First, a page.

Lisa McCord: Nancy Sherwood: My Mother’s Passing
Turning the camera on family can be cathartic, therapeutic, and insightful. Photographer Lisa McCord used her camera as a way to say goodbye, arriving too late for a last physical connection, but instead documented the places and people that shaped her memories. Shot on their farm in Osceola, Arkansas, this project documents the moment to moment experience of a Southern family planning and waiting for the burial of the artist’s mother. Nancy Sherwood: My Mother’s Passing will open as an exhibition at the Los Angeles Art Association, Gallery 825, on January 16, running through February 19, 2016.
Lisa McCord is an artist and documentary photographer from the Arkansas Delta, who lives and works in Los Angeles. Her color and black & white photography focus on her experiences on her family’s cotton farm. She was influenced by her mother’s artistic desire to paint in new places, which moved them across the country many times. McCord received her B.F.A from San Francisco Art Institute and an M.F.A from California Institute of the Arts. She also attended New York University, Le Contrejour, Paris, and the Visual Studies Workshop in Rochester, NY. McCord has published several books on her southern life including Rotan Switch, Waiting for the Trial, A Southern Family, and Osceola/Highway 61. Her work has been shown in the U.S. at The Cotton Museum, Memphis, TN; Bruce Lurie Gallery, LA; Los Angeles Center of Photography; and internationally at fotofever, Paris. McCord’s work is in the collections of the Arkansas Arts Center, Little Rock, AR and the Memphis Brooks Museum of Art, Memphis, TN. She was a photolucida Critical Mass Top 200 Finalist in 2015. McCord works as a fine art photographer, using the camera to explore her memories and tell her stories.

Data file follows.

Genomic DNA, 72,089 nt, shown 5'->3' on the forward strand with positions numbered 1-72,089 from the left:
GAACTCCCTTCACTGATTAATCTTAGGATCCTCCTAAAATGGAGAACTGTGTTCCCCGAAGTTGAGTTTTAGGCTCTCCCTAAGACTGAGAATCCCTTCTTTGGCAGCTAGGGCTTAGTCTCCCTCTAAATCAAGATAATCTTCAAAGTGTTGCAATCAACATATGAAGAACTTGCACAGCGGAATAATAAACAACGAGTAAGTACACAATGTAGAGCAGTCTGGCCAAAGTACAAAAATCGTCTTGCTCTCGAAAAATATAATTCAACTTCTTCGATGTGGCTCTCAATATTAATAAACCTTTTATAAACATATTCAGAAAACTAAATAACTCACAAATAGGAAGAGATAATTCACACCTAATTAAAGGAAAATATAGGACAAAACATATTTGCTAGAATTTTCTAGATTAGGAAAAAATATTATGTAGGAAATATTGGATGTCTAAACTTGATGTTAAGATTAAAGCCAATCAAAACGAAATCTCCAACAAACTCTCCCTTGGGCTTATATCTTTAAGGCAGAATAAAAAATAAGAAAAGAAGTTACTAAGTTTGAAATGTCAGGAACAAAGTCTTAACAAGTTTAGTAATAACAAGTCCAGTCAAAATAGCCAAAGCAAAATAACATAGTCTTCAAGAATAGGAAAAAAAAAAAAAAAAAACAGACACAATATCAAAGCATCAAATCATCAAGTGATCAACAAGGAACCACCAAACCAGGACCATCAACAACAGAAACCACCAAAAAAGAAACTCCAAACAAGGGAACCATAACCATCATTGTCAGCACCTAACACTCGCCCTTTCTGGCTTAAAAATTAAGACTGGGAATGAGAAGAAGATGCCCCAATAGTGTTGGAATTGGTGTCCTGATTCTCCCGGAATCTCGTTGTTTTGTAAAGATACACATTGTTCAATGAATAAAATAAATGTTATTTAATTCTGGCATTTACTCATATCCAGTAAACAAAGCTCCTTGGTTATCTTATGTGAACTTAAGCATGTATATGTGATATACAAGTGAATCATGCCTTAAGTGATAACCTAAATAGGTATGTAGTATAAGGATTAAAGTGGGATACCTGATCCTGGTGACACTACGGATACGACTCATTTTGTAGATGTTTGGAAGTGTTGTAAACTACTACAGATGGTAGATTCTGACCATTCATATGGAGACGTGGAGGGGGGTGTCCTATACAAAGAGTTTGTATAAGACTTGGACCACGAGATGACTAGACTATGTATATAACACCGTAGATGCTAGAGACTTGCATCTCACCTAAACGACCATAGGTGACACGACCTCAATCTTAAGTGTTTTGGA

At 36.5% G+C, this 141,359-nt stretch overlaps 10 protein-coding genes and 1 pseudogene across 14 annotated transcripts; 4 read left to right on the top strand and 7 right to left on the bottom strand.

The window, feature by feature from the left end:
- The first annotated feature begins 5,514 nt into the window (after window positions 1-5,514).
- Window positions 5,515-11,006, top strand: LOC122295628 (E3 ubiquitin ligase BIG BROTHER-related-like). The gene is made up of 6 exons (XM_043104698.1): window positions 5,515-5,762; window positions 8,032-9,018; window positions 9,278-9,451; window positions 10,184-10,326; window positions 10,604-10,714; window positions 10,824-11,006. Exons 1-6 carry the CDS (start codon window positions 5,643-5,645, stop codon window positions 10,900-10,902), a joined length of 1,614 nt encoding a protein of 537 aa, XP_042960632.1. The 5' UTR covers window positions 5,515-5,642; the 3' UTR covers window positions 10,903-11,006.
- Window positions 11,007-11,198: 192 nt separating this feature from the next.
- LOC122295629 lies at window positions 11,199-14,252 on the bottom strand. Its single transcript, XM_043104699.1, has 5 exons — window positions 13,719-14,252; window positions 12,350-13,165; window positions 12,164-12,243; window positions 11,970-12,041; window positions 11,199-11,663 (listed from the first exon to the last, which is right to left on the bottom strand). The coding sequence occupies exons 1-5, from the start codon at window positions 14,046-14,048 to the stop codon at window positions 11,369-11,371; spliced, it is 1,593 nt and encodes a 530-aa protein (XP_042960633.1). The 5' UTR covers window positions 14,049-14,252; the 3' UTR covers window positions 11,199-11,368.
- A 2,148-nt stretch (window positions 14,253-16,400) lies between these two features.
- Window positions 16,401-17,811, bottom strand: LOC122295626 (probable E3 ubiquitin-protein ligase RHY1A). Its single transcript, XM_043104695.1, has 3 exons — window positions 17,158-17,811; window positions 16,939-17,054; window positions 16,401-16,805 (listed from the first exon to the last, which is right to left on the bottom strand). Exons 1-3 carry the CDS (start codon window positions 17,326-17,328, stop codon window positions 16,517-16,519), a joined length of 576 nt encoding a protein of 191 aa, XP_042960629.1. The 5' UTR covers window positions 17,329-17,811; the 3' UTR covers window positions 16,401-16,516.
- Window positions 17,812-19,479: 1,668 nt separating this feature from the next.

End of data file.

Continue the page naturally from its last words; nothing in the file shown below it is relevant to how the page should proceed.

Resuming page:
My Mother’s Passing
As a documentary photographer, the hardest stories to document are your own. This project reflects the events that surrounded my mother’s burial on the family farm in Arkansas. For the last ten years of her life, my mother was estranged from my sister and I, by her choice. Only learning of her whereabouts and her illness two days before, we were on our way to see her when we received the news she had passed of cancer. I had a complex and strained relationship with my mother. Only in dealing with her death have I allowed myself to remember who she was. My mother, Nancy Sherwood was larger than life.
Posts on Lenscratch may not be reproduced without the permission of the Lenscratch staff and the photographer.
Leah Frances: American SquaresSeptember 26th, 2019
Hannah Kozak: He Threw the Last Punch Too HardSeptember 25th, 2019
Greg Kahn: Havana YouthSeptember 18th, 2019
Seunggu Kim: Better DaysSeptember 3rd, 2019
Denis Defibaugh: North by Nuuk, Greenland after KentJuly 15th, 2019